Blue Oil

The World Bank predicts that by 2025, two-thirds of the world’s population will be short of water. Private corporations capitalize on this imminent crisis by contracting with municipalities to provide water services. Water is redefined as a scarce commodity subject to market forces, with corporations controlling its price—and who is allowed to buy it.

Private water utilities serve 10 percent of the world’s population, 15 percent of the US population, and 22 percent of California’s. Three hundred million people across the globe now receive their water from a private source.

Water for profit is a $500 billion industry, projected to grow to $3 trillion within the next few years. In 1990, just 12 countries had private drinking water operations; today there are 56.

The three largest waterworks companies—Suez and Vivendi of France and RWE-AG of Germany—are among the top 100 corporations in the world.

The IMF and World Bank encourage water privatization, claiming that it increases water access for the poor. Through its use of “structural adjustment loans,” which stipulate specific conditions be met to receive funds, the World Bank pressures countries to privatize. In recent years, 60 percent of these loans required countries to privatize either government services or water utilities. Countries desperate for funds relinquish control of their often-troubled water systems to pay off their debts.

Rate agreements between water companies and governments ensure a certain margin of profit for the corporations, minimizing their risk but increasing the cost of water. Rates increased in Pekins, Illinois by 204 percent over the 18 years that Illinois-American, a subsidiary of American Water Works, ran that city’s water system. The CEO for American Water Works had a salary of over $2 million in 2000.

In most cases bidding for water contracts occurs behind closed doors, and the selected company signs a long-term contract, usually 25-30 years, the details of which are often not made available to the public.

When water systems go private, citizens end up financing the costs, meanwhile guaranteeing the companies’ profit margins by paying higher rates. Water companies are beholden to their shareholders—in contrast to officials’ being held accountable by citizens of a municipality.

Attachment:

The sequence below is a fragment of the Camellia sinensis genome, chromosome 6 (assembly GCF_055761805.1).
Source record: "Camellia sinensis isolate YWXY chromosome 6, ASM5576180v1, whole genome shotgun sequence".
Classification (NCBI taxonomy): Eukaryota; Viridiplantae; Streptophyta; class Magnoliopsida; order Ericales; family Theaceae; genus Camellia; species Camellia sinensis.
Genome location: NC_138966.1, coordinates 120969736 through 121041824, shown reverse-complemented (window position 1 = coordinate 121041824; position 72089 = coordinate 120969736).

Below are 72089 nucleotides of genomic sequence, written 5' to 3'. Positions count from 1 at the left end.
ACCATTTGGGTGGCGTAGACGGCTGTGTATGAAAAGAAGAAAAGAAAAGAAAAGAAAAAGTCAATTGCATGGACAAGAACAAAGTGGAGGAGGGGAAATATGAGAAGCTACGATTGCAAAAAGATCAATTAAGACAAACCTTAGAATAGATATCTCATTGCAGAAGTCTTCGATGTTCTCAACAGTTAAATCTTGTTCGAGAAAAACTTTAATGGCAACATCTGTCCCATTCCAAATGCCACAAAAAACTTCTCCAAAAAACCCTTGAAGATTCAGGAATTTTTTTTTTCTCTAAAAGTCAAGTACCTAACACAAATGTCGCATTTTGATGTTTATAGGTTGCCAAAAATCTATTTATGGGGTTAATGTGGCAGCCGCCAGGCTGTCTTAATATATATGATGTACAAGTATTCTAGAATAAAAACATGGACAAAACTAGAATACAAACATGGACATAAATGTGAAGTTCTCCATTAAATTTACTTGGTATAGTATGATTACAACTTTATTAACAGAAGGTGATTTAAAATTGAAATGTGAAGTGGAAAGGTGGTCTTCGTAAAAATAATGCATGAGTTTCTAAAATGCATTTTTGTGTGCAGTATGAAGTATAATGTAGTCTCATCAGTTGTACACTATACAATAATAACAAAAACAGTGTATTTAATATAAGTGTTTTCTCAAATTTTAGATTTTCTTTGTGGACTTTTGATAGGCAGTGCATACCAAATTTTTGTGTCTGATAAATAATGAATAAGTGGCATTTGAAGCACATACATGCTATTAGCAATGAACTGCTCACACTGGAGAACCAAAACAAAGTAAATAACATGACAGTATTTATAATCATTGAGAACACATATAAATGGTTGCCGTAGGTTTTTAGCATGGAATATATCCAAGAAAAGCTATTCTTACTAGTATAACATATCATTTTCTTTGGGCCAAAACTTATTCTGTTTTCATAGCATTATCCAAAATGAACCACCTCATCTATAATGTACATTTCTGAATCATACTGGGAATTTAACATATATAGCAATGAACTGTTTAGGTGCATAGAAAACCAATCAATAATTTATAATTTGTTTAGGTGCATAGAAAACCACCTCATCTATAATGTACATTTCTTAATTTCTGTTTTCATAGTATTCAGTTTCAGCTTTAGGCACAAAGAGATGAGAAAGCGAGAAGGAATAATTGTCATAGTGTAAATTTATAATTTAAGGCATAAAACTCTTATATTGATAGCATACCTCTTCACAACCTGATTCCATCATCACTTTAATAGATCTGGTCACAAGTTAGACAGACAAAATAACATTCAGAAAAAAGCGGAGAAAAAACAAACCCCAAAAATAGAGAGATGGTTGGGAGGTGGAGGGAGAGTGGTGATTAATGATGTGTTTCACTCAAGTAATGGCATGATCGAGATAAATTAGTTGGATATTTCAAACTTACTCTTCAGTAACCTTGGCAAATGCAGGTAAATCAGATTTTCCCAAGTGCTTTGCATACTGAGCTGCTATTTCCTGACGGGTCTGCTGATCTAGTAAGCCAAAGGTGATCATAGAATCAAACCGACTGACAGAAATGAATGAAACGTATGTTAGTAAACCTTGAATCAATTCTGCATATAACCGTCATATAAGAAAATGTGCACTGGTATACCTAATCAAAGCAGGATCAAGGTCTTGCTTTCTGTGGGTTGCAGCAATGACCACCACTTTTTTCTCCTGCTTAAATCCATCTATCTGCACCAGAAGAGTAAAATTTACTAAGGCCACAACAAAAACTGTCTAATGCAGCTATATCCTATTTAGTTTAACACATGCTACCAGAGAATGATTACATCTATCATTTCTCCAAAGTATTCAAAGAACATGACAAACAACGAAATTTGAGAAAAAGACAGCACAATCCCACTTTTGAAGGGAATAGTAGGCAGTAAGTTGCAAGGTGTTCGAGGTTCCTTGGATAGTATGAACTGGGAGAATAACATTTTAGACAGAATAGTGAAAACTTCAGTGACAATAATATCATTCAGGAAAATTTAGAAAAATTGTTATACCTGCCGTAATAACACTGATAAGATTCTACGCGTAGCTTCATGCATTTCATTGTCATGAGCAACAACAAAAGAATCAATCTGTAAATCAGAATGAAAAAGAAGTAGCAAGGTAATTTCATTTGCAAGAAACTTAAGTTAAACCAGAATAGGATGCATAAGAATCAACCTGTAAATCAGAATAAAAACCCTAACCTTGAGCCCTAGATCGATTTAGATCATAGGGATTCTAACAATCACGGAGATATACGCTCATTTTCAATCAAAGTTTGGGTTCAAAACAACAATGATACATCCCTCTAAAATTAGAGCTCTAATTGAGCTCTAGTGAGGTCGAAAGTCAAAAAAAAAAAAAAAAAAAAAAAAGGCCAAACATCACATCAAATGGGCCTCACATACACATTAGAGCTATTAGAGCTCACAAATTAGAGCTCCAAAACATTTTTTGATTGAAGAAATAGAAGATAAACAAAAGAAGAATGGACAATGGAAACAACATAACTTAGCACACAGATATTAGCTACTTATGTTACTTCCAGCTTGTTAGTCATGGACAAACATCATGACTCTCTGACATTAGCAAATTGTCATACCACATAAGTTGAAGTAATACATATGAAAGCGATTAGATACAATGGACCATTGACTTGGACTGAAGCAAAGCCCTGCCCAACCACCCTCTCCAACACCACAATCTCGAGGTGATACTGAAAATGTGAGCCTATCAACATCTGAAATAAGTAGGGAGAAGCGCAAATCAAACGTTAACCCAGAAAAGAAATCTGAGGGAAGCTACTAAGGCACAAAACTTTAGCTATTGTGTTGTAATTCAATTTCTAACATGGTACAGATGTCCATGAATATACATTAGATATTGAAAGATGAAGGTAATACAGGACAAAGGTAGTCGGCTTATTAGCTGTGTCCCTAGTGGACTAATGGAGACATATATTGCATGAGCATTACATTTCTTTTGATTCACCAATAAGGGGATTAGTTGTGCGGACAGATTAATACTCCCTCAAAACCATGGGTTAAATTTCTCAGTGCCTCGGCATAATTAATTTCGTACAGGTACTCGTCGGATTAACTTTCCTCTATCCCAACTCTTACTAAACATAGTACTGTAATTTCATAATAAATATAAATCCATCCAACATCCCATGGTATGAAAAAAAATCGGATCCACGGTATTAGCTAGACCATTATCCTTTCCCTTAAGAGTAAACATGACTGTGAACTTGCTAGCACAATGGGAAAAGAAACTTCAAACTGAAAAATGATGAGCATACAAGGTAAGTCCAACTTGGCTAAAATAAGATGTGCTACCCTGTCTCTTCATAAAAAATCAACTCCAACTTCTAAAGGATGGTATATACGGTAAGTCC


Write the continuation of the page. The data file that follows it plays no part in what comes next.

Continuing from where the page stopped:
In Buenos Aires, private water companies promised a 27 percent decrease in water rates. But after privatization rates rose by 20 percent, leading to a 30 percent non-payment rate. As a result of the private company’s failure to fulfill its contractual agreement to build a new sewage treatment facility, 95 percent of the city’s sewage flows straight into the Rio Plata River.

Unable to afford privatized tap water, residents turn to untreated sources. Ten million South Africans had their water cut off following privatization, causing that nation’s worst cholera epidemic, which infected 250,000 people and left 300 dead.

The British water conglomerate Biwater was awarded a 30-year water concession in Nelspruit, South Africa in 1999. In some townships, Biwater turns on the water for only three hours a day. People sometimes get nothing but air in their pipes for up to 90 minutes—despite the fact that the meters are running.

In Cochabamba, Bolivia, Bechtel subsidiary Aguas del Tunari raised water rates by 50 percent. Some bills rose by 200 percent. The rate hikes were to cover Aguas del Tunari’s $35-million-dollar inherited debt, future infrastructure, and a 16 percent annual profit rate.

Earning an average $67 a month, Bolivians were spending 30 percent of their incomes on water. In April 2000, five months after the signing of the 40-year water and sanitation contract, hundreds of thousands of Bolivians protested, leading to violence that injured 175 and killed one. Forced to cancel the contract, the government returned the utility to a public entity headed by the protest leader.

On January 19 of this year, Bolivians won Water War 2, forcing Suez and minor owners including the World Bank, out of El Alto, a town of 800,000. A quarter of the population had no water.

In the United States, private water industry advocates lobby Congress and the EPA to block higher water quality standards and allow the industry access to the same low interest rates public agencies can obtain. The industry group believes clean-water regulations should be based on a cost-benefit analysis: $10 million is a reasonable sum to eliminate a deadly contaminant but not one that poses a serious, non-fatal health risk.

In the United Kingdom, the Thatcher government transformed ten regional water authorities into ten for-profit ventures, selling them as 25-year concessions on the stock market. These private companies now have monopolies in all regions of the United Kingdom except Scotland and Northern Ireland.

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